When reading about developments in the ailing printed news industry, we tend to hear arguments presented from the old media side of the fence. Now Google's CEO, Eric Schmidt, has stepped up, and he thinks the industry will survive, in a different form.
Schmidt's company is regularly the target of disparaging comments from old media moguls like Rupert Murdoch--it faces accusations that vary from outright content stealing (under the "aggregator" or "hot news" banner, depending on what the complaint is) to devaluing the work of "real" journalists. So it's good to hear Schmidt say, when speaking to a group of industry leaders yesterday, that "journalism will triumph" and that sometime soon the newspaper industry will turn a corner and once again be profitable. Schmidt even referred to the profession of journalism as an "art."
And in the middle of it all, he chose to denigrate the blogging world and noted that newspaper's fears about their future may be allayed by casting their eye at blogs. Schmidt's implication was clear: Newspapers have nothing to fear from Google, and their worries about the rise of the blog are unfounded--presumably because in Schmidt's eyes the average blog is neither "art" nor journalistic.
Will the old news industry believe Schmidt? Possibly, but maybe not for the right reasons. Google is almost all-powerful in terms of enabling successful Net publishing, and its onward clicks can certainly drive huge numbers of visitors to Web sites--where their page views directly translate into revenue through the Web ad placement model. This is of course true for blogs, new media news sites, and the Web portals that the old newsprint industry is feverishly setting up (and now defending with paywalls.) So the newspapers almost need to have Google on their side, aiding them to be competitive in this crowded field--unless you're of Rupert Murdoch's mindset, in denial of Google's true power.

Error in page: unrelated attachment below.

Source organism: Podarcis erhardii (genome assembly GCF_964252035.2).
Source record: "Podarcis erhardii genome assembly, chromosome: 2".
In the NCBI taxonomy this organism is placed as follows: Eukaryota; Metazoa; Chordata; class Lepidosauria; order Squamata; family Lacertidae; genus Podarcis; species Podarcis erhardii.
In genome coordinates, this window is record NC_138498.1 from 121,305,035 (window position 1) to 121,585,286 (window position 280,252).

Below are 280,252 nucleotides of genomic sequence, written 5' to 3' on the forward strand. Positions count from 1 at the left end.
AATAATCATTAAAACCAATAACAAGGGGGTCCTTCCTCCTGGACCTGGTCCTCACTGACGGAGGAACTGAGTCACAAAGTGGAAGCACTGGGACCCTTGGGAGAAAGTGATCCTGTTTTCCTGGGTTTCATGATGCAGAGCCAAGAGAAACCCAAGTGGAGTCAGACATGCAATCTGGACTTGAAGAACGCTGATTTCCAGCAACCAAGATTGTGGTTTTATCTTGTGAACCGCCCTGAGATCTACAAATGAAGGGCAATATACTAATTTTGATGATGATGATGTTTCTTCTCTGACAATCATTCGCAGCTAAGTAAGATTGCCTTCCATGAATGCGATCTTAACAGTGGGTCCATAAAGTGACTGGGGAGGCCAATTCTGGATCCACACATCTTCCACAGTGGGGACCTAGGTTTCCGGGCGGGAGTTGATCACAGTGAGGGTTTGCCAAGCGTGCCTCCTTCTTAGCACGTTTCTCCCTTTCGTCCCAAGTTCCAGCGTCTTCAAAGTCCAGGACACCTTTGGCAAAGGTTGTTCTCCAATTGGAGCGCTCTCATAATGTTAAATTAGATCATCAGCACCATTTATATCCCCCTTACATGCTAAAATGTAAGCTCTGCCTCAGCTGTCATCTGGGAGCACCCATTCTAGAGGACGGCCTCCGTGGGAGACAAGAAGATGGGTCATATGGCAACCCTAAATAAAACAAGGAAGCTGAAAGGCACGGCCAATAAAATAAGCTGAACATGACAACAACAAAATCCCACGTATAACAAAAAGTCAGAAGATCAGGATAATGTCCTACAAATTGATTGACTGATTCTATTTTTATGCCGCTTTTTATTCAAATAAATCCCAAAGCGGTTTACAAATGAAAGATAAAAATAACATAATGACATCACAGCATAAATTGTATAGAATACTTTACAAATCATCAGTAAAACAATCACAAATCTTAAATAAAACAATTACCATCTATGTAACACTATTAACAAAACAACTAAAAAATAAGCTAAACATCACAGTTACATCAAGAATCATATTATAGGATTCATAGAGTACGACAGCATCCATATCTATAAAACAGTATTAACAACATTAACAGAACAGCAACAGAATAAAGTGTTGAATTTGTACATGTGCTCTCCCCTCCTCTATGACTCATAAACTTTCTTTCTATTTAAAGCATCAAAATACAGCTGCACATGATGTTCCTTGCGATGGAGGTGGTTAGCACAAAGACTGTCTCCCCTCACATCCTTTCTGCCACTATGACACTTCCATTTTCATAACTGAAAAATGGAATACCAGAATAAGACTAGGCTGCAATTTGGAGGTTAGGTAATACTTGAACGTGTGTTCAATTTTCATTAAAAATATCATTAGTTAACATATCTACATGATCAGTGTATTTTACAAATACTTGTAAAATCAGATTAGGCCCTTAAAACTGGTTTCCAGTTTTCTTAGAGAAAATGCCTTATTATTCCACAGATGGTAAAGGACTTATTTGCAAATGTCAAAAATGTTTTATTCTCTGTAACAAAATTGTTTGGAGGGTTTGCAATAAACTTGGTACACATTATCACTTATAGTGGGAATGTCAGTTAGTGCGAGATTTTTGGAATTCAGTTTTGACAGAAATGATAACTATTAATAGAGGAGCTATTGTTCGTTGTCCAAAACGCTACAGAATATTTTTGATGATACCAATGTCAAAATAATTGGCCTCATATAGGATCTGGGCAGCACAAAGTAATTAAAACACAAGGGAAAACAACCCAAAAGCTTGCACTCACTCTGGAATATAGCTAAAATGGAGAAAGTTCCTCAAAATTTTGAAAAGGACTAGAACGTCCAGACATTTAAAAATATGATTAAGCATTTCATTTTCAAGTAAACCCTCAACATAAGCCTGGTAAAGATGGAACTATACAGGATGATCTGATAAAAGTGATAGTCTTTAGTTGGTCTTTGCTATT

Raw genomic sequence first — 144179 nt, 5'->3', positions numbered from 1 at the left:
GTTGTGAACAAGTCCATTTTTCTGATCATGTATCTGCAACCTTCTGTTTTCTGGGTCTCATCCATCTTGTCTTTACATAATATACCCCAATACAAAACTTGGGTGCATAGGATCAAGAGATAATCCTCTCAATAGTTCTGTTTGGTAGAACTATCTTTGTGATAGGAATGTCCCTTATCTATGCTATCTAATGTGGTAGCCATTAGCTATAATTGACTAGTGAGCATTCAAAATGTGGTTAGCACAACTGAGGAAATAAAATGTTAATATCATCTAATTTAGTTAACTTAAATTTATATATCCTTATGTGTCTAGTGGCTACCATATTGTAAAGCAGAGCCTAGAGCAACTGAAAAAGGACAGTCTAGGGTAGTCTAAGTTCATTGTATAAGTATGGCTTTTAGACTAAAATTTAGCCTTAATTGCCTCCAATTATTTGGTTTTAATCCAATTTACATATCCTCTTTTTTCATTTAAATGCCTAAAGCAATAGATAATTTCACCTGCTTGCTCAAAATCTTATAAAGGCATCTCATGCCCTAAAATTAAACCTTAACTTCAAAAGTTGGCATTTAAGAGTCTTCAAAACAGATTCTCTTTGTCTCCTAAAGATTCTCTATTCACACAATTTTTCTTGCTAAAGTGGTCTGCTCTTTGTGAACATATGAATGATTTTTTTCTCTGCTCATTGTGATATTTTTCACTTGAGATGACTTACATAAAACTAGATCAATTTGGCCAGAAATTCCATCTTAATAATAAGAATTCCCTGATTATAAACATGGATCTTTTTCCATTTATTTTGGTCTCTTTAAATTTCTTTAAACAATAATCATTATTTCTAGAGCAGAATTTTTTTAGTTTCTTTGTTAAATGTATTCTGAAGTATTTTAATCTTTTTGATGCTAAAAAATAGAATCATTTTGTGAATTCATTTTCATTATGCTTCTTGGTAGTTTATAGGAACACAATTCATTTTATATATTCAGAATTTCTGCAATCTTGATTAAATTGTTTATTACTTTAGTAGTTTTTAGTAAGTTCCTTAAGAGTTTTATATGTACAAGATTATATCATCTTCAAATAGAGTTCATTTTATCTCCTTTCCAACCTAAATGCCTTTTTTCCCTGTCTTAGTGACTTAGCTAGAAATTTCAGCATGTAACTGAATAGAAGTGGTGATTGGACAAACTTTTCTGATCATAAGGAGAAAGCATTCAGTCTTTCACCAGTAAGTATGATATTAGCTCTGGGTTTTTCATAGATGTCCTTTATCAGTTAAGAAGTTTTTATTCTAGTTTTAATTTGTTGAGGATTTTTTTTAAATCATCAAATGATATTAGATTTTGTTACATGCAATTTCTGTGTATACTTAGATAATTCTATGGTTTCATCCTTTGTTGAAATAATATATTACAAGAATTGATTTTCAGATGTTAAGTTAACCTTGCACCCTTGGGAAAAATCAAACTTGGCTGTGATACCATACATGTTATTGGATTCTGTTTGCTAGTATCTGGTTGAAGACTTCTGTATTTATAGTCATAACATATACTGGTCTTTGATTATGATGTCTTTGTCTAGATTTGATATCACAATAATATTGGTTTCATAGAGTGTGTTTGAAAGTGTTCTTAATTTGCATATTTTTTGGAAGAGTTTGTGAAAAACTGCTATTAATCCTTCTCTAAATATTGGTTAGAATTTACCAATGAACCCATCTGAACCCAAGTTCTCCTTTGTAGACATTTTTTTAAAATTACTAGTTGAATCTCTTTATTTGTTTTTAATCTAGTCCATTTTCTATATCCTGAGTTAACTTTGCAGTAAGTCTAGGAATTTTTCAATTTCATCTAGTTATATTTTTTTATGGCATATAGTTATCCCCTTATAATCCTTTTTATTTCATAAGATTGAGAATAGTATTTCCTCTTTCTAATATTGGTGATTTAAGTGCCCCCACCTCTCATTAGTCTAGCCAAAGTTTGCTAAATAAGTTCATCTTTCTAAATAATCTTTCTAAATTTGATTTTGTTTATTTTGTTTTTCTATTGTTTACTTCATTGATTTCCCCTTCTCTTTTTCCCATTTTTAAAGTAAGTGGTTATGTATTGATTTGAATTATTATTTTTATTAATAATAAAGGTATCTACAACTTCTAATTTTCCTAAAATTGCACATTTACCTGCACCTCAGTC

But there's another reason to be doubtful of Schmidt's position: money. Schmidt noted that while the news industry would ultimately thrive, and good journalism will lie at the heart of this, the way it does business needs to transform: It must become more personalized to its users (who make up "more readers than ever" if you compare click-through counts to falling newspaper subscriptions,) and discover "new forms of making money." They also, presumably, must learn to operate in a more real-time manner...at least if they're choosing to follow Google's lead in trying to get Web searching and info access down to per-second timeliness. And who's in a masterful position to help these publications embrace the new truth--or sell them the tools and services which may make this possible? Google. Of course.
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